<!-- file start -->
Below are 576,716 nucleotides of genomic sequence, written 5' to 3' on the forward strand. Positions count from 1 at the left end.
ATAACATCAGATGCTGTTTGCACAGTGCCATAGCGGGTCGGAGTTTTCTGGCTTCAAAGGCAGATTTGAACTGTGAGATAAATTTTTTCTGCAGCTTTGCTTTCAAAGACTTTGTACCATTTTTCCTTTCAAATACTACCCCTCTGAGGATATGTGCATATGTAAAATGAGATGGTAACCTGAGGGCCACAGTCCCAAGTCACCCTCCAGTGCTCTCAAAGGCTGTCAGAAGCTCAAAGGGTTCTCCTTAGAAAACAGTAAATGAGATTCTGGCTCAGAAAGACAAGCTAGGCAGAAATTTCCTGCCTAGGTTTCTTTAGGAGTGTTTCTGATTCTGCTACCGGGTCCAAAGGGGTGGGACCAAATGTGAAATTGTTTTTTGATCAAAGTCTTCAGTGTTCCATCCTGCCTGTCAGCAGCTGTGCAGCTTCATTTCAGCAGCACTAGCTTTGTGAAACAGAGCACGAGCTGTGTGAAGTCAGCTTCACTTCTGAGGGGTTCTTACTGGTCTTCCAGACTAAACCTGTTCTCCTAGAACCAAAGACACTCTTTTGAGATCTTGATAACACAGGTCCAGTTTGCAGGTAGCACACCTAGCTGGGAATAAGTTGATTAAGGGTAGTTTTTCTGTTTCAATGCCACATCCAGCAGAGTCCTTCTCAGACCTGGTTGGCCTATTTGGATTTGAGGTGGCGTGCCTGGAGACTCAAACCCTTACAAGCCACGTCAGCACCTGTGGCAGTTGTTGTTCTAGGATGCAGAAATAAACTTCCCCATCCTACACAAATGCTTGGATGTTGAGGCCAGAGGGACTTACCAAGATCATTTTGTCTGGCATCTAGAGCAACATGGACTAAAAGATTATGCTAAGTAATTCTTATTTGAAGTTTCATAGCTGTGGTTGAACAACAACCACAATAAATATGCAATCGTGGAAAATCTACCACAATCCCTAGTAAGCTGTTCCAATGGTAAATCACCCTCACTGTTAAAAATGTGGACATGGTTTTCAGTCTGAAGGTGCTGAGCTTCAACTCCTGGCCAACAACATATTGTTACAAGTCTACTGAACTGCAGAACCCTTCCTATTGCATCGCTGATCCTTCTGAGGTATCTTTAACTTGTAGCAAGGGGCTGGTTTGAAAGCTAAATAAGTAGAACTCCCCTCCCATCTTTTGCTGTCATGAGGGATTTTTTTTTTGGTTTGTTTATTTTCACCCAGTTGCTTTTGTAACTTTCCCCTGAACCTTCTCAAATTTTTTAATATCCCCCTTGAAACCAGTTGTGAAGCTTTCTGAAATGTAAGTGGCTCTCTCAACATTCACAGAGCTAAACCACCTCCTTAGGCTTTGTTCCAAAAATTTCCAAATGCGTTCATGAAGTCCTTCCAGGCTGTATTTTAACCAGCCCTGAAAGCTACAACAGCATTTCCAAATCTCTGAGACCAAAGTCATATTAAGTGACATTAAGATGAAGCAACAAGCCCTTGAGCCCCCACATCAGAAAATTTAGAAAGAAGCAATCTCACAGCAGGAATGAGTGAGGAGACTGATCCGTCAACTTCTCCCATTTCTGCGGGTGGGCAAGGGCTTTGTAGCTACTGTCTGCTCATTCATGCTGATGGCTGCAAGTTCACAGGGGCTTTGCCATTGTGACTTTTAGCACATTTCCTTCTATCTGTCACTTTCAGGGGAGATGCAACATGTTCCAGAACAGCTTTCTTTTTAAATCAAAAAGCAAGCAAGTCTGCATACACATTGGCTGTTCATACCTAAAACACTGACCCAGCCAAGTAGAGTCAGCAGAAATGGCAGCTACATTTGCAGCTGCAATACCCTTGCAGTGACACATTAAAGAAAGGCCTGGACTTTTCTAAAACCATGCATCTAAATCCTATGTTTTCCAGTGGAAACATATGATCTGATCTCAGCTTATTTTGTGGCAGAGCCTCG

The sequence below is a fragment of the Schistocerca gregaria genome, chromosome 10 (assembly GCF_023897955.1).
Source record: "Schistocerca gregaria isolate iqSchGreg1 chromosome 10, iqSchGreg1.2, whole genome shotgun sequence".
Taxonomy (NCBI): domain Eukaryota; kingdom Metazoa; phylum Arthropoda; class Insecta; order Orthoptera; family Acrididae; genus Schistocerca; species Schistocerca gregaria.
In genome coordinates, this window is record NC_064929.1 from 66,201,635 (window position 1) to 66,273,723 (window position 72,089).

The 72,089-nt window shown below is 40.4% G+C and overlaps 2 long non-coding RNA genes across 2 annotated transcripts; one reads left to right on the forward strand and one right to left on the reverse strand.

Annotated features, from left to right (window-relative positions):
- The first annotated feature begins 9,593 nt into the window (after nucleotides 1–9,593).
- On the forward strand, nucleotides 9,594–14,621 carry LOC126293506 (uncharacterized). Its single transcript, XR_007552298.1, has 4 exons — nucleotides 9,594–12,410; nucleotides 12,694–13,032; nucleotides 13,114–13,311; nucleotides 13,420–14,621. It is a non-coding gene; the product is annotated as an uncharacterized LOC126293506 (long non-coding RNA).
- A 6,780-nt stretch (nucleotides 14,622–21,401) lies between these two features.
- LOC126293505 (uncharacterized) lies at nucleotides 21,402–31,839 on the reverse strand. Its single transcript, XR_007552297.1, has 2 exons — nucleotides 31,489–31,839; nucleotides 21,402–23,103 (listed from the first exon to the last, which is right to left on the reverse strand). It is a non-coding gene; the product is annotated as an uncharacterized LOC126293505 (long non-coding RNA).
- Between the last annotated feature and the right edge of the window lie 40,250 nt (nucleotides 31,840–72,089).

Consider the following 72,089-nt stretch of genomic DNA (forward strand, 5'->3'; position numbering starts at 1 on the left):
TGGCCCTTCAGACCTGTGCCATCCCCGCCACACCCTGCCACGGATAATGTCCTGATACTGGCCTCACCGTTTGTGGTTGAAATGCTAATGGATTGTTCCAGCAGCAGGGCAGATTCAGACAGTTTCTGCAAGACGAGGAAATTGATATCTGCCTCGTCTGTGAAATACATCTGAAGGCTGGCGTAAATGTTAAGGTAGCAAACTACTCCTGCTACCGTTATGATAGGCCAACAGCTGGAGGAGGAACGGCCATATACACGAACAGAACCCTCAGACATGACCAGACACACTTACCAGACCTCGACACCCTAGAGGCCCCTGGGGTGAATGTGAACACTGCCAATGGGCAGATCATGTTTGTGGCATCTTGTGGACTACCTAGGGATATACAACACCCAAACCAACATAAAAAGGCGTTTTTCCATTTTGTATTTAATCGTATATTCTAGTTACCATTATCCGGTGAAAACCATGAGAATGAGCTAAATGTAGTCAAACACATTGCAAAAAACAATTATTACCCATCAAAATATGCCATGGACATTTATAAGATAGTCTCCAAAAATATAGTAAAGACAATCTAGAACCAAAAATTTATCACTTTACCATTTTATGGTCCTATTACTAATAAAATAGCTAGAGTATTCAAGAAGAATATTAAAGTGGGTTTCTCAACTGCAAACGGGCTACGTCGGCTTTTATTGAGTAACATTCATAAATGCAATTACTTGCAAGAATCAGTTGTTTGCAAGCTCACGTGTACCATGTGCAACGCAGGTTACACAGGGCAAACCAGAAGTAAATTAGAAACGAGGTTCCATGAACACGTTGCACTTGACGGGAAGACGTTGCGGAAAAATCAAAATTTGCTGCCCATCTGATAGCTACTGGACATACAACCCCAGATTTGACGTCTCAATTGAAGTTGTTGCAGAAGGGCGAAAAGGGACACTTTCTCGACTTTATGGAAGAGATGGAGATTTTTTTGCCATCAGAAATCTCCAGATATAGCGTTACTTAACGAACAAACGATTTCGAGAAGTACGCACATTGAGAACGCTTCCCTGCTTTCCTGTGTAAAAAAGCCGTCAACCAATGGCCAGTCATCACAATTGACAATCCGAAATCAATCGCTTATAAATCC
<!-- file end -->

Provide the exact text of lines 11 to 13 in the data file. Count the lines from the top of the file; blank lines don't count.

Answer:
- A 6,780-nt stretch (nucleotides 14,622–21,401) lies between these two features.
- LOC126293505 (uncharacterized) lies at nucleotides 21,402–31,839 on the reverse strand. Its single transcript, XR_007552297.1, has 2 exons — nucleotides 31,489–31,839; nucleotides 21,402–23,103 (listed from the first exon to the last, which is right to left on the reverse strand). It is a non-coding gene; the product is annotated as an uncharacterized LOC126293505 (long non-coding RNA).
- Between the last annotated feature and the right edge of the window lie 40,250 nt (nucleotides 31,840–72,089).